After posting a video of the Turing Centenary talk that Greg Michaelson and I did, I got sent a question : “I didn’t exactly get it why didn’t you consider both UTC and LC to be equivalent.”

The question is understandable. After all, are we not taught that the Lambda Calculus and the Universal Digital Computer are equivalent?

It depends on what one means by equivalent. In an ideal, or idealist, sense they are equivalent. If a function can be computed by the lambda calculus, the function can be translated into a form that a universal digital computer can also compute and vice versa.

But from a materialist standpoint they are very different.

The lambda calculus by itself can compute nothing. It is only useful when you have a lamda calculus interpreter running on an actual computer. In which case it is not the lamda calculus that actually does the computation. The LC is a virtual machine running on a real machine which does the actual work.

In principle the actual computer that the LC is running on could be a person, a mathematician who has learned the rules of, or who has a crib sheet giving them the rules of the LC. Indeed when Turing was writing in the 1930s the word computer normally referred to a person who did computation.

The machine that Turing proposes is one directly modelled on what a person does when they compute. So Turing was from the start going in at a lower level than Church. Church relied on there being a human computer to do the actual work with his calculus. Turing asks what does a mathematician do when they apply any calculus?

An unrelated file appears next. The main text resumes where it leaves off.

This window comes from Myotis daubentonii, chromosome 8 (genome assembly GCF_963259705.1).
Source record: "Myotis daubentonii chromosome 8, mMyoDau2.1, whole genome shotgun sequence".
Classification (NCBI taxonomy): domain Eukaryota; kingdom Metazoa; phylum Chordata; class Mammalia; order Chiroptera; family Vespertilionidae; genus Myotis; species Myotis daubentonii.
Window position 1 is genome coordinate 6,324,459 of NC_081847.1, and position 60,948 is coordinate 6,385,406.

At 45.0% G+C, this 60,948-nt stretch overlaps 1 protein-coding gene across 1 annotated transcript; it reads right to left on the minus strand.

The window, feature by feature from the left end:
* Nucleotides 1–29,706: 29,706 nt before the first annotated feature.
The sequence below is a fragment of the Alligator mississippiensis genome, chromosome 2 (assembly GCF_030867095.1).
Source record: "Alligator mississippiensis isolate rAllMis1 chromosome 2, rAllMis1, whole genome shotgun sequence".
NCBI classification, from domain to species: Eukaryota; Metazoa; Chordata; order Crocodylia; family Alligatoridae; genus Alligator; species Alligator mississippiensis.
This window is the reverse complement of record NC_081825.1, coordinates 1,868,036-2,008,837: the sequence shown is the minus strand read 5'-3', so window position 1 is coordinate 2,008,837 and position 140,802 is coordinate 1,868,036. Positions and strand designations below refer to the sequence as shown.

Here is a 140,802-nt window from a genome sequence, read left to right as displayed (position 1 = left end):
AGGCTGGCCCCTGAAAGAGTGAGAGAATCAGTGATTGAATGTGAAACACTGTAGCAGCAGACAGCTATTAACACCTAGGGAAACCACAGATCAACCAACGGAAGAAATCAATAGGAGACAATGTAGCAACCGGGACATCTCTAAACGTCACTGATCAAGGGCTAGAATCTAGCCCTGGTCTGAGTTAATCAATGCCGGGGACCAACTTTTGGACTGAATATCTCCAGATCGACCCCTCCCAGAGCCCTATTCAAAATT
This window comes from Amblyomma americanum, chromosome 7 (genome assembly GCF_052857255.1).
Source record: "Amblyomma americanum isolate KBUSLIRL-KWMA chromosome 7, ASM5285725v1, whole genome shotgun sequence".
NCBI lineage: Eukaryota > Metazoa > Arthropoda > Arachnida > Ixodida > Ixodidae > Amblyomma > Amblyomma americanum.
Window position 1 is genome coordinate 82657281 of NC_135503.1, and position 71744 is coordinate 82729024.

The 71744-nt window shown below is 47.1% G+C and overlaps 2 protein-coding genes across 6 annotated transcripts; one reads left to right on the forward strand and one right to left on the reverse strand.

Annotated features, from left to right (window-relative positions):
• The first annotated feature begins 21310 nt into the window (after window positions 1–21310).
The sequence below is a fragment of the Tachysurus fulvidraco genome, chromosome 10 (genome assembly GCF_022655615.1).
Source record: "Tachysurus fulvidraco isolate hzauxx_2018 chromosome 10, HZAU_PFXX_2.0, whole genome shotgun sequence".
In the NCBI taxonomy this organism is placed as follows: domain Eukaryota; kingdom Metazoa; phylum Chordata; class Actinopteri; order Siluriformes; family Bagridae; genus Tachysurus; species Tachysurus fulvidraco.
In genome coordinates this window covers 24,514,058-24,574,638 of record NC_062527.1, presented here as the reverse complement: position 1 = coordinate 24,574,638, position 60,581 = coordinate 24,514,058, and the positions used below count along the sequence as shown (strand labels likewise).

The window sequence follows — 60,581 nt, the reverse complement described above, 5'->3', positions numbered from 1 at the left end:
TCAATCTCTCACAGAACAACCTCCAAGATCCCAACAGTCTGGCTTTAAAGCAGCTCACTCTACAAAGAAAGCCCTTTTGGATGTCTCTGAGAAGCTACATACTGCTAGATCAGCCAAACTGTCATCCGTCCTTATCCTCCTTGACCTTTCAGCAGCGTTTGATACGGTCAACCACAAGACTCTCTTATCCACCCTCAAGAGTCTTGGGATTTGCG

He then proposes a mechanism that mimics the essential steps that the human does. He thus comes up with something more general than Church, since once you build the machine and supply it with energy it can do any calculations – including acting as an interpreter for the LC.

This forces us to consider computation as a material rather than an ideal process, and actually computer designers end up being preoccupied with very material considerations: minimising power use, disposing of waste heat, ventilation etc.

From the Universal Digital Computer you can move on to see that there are material limits to computation over and above the logical limits to computability originally outlined by Turing in his first paper. Limits to speed set by the speed of light, thermodynamic limits (Landauer limits). If you approach the issue from the level of the LC none of this is apparent.

Indeed the idealist abstractions that the LC encourages have in the past led to serious diversions of effort by platonist computer scientists. For example during the Alvey Programme in the 1980s in the UK, the influence of the platonists was so strong that they were able to promote multi million pound programmes to build LC machines that would, they claimed, achieve a high level of parallelism. The high parallelism was promised because it is in principle possible to evaluate the arguments of a pure functional language in parallel. This approach was claimed to hold great promise.

A machine called Alice^{1} was built using over 100 32 bit processors ( Transputers ). Greg and I were able to get access to it and benchmark it and discovered that it actually performed worse when running a functional language than a single processor made by a competing firm (a HLH Orion).